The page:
The key determinant in the susceptibility to land value changes is an area’s reliance on grain and oilseeds.
During the next year, farmland values will likely hang tough, although the rapid acceleration is likely over. However, within three years, a decline of 15% to 20% in the central U.S. is probable, according to a new Rabobank report.
"We are entering an era where planning how you’re going to pay for your land is likely to become as important as planning to market your crop," says Sterling Liddell, senior analyst.
"We’ll likely see lower commodity prices this year, but they aren’t going to be low enough long enough to substantially impact land values over the coming year or so," Liddell says. In the short term, strong farmer balance sheets and high rental rates will support current land levels, but decreasing commodity prices will keep values from accelerating as rapidly as they have been. Also supporting land values in the near term is the fact that for 2013, crop insurance is set at $5.65/bu. for corn and $12.87 for soybeans.
The story is different in the medium term as Liddell sees it. The No. 1 culprit: looming higher interest rates, the single most important risk factor to farmland values. Interest rates have been increasing through the first half of 2013, but based on current Federal Reserve policy, a significant increase isn’t expected until 2014 or 2015, coinciding with when he sees farmland values falling.
The rate of decline Liddell predicts for farmland values varies among regions. Corn led the ramp-up in commodity prices and the associated increase in land values. If corn were to fall below $4.50/bu. for an extended period of time, "a significant decrease in land values could follow," Liddell states. Rabobank’s medium-term average corn price is $5/bu.
The key determinant in the susceptibility to land value changes is an area’s reliance on grain and oilseeds, he says. Since the four dominant commodity crops (corn, soybeans, wheat and cotton) compete for the same acres in the Midwest, Plains and Delta regions, global grains/oilseed prices will be key factors in determining land values. In these regions, as global stocks grow, prices will drop, leading to some decline in farmland values over the next two to three years, Liddell predicts.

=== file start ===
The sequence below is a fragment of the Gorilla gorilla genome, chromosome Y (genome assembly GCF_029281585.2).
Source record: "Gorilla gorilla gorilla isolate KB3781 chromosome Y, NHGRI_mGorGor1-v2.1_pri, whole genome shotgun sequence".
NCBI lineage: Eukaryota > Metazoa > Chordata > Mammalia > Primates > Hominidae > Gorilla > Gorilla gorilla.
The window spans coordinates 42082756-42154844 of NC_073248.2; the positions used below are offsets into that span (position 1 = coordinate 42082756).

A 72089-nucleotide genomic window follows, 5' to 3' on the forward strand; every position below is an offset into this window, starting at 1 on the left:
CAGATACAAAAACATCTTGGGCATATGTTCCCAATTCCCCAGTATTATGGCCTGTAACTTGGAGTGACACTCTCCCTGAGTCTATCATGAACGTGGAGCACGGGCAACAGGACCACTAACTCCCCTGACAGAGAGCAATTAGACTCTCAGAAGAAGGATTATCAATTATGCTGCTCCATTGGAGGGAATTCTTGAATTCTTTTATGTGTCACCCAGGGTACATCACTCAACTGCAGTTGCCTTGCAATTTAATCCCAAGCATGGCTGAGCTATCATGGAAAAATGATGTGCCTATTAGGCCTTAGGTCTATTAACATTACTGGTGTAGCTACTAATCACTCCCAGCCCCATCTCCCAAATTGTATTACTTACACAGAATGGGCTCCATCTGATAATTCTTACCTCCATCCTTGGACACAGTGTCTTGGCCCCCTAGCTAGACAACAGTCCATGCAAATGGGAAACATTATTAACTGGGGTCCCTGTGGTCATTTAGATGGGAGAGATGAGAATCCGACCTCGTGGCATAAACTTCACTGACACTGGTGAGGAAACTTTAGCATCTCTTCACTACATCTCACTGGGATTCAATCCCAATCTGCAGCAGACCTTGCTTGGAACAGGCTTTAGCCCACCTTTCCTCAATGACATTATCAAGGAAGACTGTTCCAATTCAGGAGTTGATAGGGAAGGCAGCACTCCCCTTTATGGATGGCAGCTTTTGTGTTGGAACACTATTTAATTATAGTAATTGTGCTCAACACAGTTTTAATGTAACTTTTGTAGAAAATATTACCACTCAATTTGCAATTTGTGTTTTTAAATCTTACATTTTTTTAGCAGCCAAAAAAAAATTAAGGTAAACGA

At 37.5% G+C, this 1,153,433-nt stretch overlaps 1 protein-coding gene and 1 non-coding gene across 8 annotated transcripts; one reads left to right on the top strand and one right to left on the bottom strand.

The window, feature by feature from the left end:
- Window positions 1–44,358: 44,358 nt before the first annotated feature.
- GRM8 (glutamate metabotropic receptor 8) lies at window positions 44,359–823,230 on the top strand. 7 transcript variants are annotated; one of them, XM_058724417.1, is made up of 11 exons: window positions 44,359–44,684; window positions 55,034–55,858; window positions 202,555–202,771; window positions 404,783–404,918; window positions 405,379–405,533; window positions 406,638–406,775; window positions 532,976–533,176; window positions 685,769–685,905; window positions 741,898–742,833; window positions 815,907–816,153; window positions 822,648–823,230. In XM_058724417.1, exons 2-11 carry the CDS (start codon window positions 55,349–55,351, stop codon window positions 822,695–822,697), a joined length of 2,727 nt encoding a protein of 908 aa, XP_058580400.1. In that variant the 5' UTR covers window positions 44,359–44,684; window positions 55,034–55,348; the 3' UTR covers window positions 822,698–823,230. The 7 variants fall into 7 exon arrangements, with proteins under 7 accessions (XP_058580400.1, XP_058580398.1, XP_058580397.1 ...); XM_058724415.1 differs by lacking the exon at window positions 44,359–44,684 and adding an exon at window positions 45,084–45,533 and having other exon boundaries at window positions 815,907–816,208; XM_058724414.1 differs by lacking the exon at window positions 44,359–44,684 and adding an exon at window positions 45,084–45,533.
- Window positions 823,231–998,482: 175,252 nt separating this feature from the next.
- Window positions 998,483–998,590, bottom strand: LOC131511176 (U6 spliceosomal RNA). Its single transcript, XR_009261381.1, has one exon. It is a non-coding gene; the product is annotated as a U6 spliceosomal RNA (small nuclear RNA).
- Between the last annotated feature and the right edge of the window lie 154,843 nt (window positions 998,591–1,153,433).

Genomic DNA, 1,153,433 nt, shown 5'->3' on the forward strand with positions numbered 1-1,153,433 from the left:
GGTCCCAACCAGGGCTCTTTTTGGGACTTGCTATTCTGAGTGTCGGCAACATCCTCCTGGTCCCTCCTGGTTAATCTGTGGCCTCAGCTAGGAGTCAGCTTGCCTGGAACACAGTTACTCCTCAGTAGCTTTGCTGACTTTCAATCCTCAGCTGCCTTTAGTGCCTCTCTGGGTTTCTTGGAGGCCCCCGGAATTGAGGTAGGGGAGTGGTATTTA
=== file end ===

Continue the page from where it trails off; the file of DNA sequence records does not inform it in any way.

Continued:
In the western U.S., values are expected to move in the same direction as those in the Midwest. However, western value declines, particularly those in California, should be less dramatic than the rest of the country. "This is due in large part to the diversity of crops grown in the region," the report says, along with urban influences. Orchards, vineyards and irrigated land in the West have seen extreme increases in land values due to strong market prices and growing export demand. The strength of the U.S. dollar is important, along with interest rates, because a stronger dollar would negatively affect many commodities grown in the West.
In the Southeast, expected increases in interest rates and declines in major cash commodities will lead to a difficult medium term for land values, especially if commodity prices declines lead to a reduction in land rents, the report says. The forecast rate of decline is less than that in the Midwest, however.
Over the long run, Rabobank says it is reasonable to expect ag assets to again appreciate at similar rates seen over the last 20-plus years. "The growth of global food demand makes the value of U.S. agricultural capacity more vital in the future."
Even in the medium term, Liddell does not expect a land value crisis. Most purchases of U.S. farmland in recent years have been with an abundance of cash, well within the 60% to 70% loan-to-value range required by most lenders. "The depreciation we anticipate in the next three years will most often be within loan-to-value ratios required by lenders." There will be some instances where borrowers will find it difficult to service their debt, however, especially on land with marginal production capacity. On balance, though, "the contraction will be manageable," the report says.
Strategic business plans for farmers should include stress scenarios where corn price drops below $4.50/bu. for at least one crop cycle. At this level the majority of farmers will face below breakeven incomes, Liddell says. "Adequate working capital and effective marketing strategies will allow land owners to survive such scenarios and be prepared to take advantage of expansion opportunities."